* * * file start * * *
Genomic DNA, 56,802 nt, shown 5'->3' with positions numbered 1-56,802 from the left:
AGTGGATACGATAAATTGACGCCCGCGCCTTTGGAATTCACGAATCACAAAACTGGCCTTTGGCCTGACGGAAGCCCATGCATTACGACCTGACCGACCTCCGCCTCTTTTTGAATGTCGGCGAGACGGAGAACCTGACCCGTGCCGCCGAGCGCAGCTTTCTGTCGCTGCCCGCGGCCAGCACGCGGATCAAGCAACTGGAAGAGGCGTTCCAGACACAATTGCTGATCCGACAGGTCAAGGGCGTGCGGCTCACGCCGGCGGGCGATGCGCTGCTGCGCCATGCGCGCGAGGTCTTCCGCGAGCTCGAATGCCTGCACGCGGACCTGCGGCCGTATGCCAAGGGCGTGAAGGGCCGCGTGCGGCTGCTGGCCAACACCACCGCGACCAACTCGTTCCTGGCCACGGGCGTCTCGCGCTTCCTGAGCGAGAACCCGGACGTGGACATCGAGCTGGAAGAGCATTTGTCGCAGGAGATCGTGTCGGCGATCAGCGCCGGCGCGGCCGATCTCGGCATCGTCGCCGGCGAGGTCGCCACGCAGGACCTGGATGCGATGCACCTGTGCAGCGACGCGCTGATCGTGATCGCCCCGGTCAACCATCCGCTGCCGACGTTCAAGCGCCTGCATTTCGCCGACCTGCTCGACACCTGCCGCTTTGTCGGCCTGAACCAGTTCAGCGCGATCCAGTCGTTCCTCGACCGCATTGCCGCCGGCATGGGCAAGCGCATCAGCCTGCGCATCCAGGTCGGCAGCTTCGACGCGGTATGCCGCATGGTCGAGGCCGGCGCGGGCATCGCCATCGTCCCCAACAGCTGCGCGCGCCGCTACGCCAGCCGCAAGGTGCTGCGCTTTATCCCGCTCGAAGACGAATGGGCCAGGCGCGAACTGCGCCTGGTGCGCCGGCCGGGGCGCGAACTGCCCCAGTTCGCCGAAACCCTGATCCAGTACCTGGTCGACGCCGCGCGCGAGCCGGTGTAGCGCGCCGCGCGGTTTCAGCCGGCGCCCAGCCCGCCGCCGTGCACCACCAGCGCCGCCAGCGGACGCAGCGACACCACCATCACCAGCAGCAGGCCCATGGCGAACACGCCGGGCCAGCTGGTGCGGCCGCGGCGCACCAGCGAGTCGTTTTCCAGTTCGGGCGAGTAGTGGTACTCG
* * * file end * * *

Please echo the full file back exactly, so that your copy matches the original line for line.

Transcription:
Genomic DNA, 56,802 nt, shown 5'->3' with positions numbered 1-56,802 from the left:
AGTGGATACGATAAATTGACGCCCGCGCCTTTGGAATTCACGAATCACAAAACTGGCCTTTGGCCTGACGGAAGCCCATGCATTACGACCTGACCGACCTCCGCCTCTTTTTGAATGTCGGCGAGACGGAGAACCTGACCCGTGCCGCCGAGCGCAGCTTTCTGTCGCTGCCCGCGGCCAGCACGCGGATCAAGCAACTGGAAGAGGCGTTCCAGACACAATTGCTGATCCGACAGGTCAAGGGCGTGCGGCTCACGCCGGCGGGCGATGCGCTGCTGCGCCATGCGCGCGAGGTCTTCCGCGAGCTCGAATGCCTGCACGCGGACCTGCGGCCGTATGCCAAGGGCGTGAAGGGCCGCGTGCGGCTGCTGGCCAACACCACCGCGACCAACTCGTTCCTGGCCACGGGCGTCTCGCGCTTCCTGAGCGAGAACCCGGACGTGGACATCGAGCTGGAAGAGCATTTGTCGCAGGAGATCGTGTCGGCGATCAGCGCCGGCGCGGCCGATCTCGGCATCGTCGCCGGCGAGGTCGCCACGCAGGACCTGGATGCGATGCACCTGTGCAGCGACGCGCTGATCGTGATCGCCCCGGTCAACCATCCGCTGCCGACGTTCAAGCGCCTGCATTTCGCCGACCTGCTCGACACCTGCCGCTTTGTCGGCCTGAACCAGTTCAGCGCGATCCAGTCGTTCCTCGACCGCATTGCCGCCGGCATGGGCAAGCGCATCAGCCTGCGCATCCAGGTCGGCAGCTTCGACGCGGTATGCCGCATGGTCGAGGCCGGCGCGGGCATCGCCATCGTCCCCAACAGCTGCGCGCGCCGCTACGCCAGCCGCAAGGTGCTGCGCTTTATCCCGCTCGAAGACGAATGGGCCAGGCGCGAACTGCGCCTGGTGCGCCGGCCGGGGCGCGAACTGCCCCAGTTCGCCGAAACCCTGATCCAGTACCTGGTCGACGCCGCGCGCGAGCCGGTGTAGCGCGCCGCGCGGTTTCAGCCGGCGCCCAGCCCGCCGCCGTGCACCACCAGCGCCGCCAGCGGACGCAGCGACACCACCATCACCAGCAGCAGGCCCATGGCGAACACGCCGGGCCAGCTGGTGCGGCCGCGGCGCACCAGCGAGTCGTTTTCCAGTTCGGGCGAGTAGTGGTACTCG